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Revolution Fuels Coal-to-Liquid Facility

Revolutions Fuel requested a permit from the Division of Air Quality (DAQ) for a new coal-to-liquids facility near Wellington, Utah. The proposed facility is in an attainment area for all criteria pollutants and is classified as a minor source. Its operations will include coal handling, coal gasification, ash handling, syngas treatment, and product upgrading. The facility will produce jet fuel, diesel fuel, liquefied petroleum gas (LPG), and naptha.

Approval Order

DAQ signed the Approval Order (109 KB) for the new facility on June 24, 2016.

Public Comment

DAQ made the Intent to Approve (ITA) (103.3 MB) available for public comment from November 26, 2015, to December 26, 2015. On January 6, 2016, DAQ held a public hearing at Wellington Elementary School to take oral comments on the ITA. Over 200 people attended the hearing, including DAQ staff, with 38 people providing oral comments on the proposed permit. DAQ subsequently extended the public comment period to January 10, 2016, to allow for additional public comments following the hearing. DAQ considered and evaluated each comment before final issuance of the Approval Order.

DAQ made the following changes to the Approval Order (AO) based on public comments (449 KB) it received on the proposed facility:

  1. Limitation on startups and shutdowns.
  2. Requirements for facility-wide Leak Detection and Repair (LDAR) program.
  3. Removal of redundant flare opacity conditions


Coal-to-liquid fuel technology has been in existence since the 1920s. The process, known as Fischer-Tropsch (FT) Synthesis, uses gasification to convert carbon materials to carbon monoxide and a hydrogen-rich synthetic gas. This synthesis gas, or syngas, is fed into an FT reactor that condenses the gas over a catalyst and converts it to wax and liquid products that can be refined into a variety of synthetic fuels.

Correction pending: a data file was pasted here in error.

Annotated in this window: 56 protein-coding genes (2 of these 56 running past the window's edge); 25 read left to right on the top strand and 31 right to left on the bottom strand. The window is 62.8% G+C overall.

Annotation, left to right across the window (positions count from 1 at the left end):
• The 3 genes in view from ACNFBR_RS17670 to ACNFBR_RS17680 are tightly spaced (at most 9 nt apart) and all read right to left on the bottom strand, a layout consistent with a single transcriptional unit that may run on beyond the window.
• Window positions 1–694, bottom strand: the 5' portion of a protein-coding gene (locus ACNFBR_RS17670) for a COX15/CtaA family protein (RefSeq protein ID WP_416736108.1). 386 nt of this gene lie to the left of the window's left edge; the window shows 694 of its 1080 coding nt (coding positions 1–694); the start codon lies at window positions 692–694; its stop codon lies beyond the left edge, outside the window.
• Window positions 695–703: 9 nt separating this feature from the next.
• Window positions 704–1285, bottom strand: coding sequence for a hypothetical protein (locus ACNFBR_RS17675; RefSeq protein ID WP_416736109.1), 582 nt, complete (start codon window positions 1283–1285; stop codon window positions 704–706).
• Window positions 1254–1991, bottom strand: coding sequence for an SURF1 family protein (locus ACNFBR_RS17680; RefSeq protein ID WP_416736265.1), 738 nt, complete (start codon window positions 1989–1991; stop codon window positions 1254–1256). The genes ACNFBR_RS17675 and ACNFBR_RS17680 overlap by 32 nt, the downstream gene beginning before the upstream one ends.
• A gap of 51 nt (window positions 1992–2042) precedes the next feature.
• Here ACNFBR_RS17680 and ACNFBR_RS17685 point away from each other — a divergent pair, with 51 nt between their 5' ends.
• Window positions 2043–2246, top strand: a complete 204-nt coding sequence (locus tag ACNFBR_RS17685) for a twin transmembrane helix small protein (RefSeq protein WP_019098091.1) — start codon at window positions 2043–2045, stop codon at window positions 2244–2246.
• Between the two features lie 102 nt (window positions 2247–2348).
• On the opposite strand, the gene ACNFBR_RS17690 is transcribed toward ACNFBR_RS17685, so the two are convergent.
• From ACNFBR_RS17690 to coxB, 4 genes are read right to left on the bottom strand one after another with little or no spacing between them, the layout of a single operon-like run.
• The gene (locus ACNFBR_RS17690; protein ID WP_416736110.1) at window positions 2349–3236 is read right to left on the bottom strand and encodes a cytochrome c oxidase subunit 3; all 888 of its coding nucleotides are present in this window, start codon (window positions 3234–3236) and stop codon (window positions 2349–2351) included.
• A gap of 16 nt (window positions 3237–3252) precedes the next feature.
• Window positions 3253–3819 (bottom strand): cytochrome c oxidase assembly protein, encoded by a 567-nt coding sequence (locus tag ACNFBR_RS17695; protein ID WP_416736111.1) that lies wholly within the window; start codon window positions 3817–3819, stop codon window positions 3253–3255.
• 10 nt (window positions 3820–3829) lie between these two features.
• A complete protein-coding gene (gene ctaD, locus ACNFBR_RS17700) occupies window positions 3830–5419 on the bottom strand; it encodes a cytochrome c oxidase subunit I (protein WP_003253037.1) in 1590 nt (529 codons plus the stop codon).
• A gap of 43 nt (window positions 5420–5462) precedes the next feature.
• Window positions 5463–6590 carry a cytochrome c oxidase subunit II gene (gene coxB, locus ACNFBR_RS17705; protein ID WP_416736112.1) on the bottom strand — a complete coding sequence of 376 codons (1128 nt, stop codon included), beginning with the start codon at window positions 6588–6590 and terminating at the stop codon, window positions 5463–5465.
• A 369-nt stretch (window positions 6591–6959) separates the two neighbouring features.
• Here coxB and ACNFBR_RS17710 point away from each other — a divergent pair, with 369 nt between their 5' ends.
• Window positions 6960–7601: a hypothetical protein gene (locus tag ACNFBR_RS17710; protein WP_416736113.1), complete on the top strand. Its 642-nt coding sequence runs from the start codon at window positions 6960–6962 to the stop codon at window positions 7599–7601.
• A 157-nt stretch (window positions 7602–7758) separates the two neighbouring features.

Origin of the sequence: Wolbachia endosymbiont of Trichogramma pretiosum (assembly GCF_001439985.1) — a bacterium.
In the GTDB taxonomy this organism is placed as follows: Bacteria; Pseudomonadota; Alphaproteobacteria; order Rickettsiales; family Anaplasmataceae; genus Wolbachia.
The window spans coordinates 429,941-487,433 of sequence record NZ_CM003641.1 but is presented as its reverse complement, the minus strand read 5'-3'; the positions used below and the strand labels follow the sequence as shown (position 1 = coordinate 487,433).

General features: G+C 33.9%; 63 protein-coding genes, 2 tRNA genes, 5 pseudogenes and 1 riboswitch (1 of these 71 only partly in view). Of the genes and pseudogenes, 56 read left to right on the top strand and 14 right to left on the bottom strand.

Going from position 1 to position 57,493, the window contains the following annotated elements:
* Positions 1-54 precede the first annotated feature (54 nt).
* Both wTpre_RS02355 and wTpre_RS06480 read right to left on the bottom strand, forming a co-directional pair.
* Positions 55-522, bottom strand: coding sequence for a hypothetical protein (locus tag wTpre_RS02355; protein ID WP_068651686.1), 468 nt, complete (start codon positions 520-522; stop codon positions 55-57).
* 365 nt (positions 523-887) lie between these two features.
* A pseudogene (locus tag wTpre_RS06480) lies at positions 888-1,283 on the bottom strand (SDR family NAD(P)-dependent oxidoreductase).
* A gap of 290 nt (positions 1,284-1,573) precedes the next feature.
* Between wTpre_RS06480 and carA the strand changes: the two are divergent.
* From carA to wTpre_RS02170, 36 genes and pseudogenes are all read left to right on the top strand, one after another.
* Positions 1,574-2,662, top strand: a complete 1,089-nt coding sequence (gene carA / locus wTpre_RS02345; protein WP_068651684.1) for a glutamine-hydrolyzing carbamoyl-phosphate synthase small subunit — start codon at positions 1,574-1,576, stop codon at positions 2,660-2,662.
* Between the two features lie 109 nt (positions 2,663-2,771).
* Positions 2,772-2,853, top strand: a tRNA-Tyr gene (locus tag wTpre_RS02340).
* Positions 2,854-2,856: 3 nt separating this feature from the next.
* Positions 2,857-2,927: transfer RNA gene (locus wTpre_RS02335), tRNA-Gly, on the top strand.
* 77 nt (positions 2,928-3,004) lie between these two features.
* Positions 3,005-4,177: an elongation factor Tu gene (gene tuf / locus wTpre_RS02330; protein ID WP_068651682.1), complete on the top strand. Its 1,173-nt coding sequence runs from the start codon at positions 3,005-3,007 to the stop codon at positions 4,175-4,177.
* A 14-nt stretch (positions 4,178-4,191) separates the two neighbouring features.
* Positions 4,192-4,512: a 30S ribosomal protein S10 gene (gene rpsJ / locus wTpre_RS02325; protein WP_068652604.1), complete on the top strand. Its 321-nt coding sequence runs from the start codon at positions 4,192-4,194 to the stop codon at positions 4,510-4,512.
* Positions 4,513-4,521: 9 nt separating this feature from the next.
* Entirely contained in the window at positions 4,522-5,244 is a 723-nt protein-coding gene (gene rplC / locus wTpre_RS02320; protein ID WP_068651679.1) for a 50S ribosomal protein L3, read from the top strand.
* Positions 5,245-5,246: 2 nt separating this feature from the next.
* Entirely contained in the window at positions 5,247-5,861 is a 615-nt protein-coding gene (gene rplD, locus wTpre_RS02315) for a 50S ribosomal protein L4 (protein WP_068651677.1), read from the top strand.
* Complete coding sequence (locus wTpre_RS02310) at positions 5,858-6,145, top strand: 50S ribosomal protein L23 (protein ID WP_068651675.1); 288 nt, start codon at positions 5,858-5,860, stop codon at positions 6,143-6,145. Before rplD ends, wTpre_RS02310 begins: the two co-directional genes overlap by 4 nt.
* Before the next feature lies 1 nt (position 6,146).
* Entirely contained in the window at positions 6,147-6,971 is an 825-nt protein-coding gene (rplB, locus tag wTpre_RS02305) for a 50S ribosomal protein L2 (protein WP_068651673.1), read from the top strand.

Under the proposed permit, coal will be delivered to the facility and stored, then transferred to a crusher by conveyor. The crushed coal will be sent to a pyrolysis and gasification system. Carbon material that is not gasified will be removed and handled in the ash handling system. Syngas produced from the gasification system will be scrubbed to remove contaminants, pressurized, and sent for further processing to remove additional contaminants such as carbon dioxide and sulfur. After passing through the FT reactor, the wax and hydrocarbon condensate will be upgraded to transportation fuels.

The facility will process the following quantities of fuels (in barrels per day (bpd) :

  • Liquefied petroleum gas: 104 bpd
  • Naphtha: 262 bpd
  • Diesel: 573 bpd
  • Jet fuel: 556 bpd
  • Off-specification diesel and jet fuel: 370 bpd

Best Available Control Technology (BACT)

A Best Available Control Technology (BACT) evaluation provides information on the feasibility of control options for nitrogen oxides, particulates, carbon monoxide, and volatile organic compound emissions. The BACT analyses for the coal-to-liquids facility covers control operations for the following processes:

  • Nitrogen oxides (NOx), carbon monoxide (CO), and volatile organic compound (VOC) emissions from combustion devices
  • Fugitive PM10/PM2.5 emissions for coal and ash material handling operations

A BACT review was conducted for the following facility operations and process components on the pollutant emissions of interest noted below:

  • NOX on the Gasification Burner System
  • NOX on the Auxiliary Boiler
  • NOX on the Natural Gas Fired Process Heaters
  • NOX on the Internal Combustion Engines
  • PM10/PM2.5 Emissions from Coal Handling

Review of the selected control technologies showed that BACT requirements were met.

Modeling for NO2, PM10, and PM2.5 Emissions

Increases in individual criteria emissions triggered a requirement to conduct modeling for three pollutants: nitrogen dioxide (NO2), PM10, and PM2.5. The following table provides a comparison of the predicted emissions from the proposed facility and the predicted emissions plus background (total) with the health-based National Ambient Air Quality Standards (NAAQS).

Modeling Results

Pollutant Average Predicted Project Emissions (ug/m3) Total (predicted project emissions plus background) (ug/m3) NAAQS (ug/m3) Percent of NAAQS
Nitrogen Dioxide (NO2) 1-hour 84.0 148.0 188 78.7%
Nitrogen Dioxide (NO2) Annual 2.9 22.9 100 22.9%
PM10 24-hour 39.5 86.5 150 57.7%
PM2.5 24-hour 10.8 21.8 35 62.3%
PM2.5 Annual 2.9 9.5 12 78.9%

The predicted total concentrations for each pollutant are less than their respective NAAQS. The modeling demonstrated that emissions from the proposed project combined with background emissions from other sources will not exceed federal health-based air quality standards.


The following table shows the proposed potential-to-emit emissions (PTE) for this facility.

Potential-to-Emit Emissions (tons per year)
Particulate Matter (PM) 10 20.2
Particulate Matter (PM) 2.5 20.2
Nitrogen Oxides (NOx) 23.3
Carbon Monoxide (CO) 83.8
Volatile Organic Compounds (VOCs) 9.2
Sulfur Dioxide (SO2) 1.9
Combined Hazardous Air Pollutants (HAPs) 8.9
Carbon Dioxide Equivalent (CO2e) 295,445
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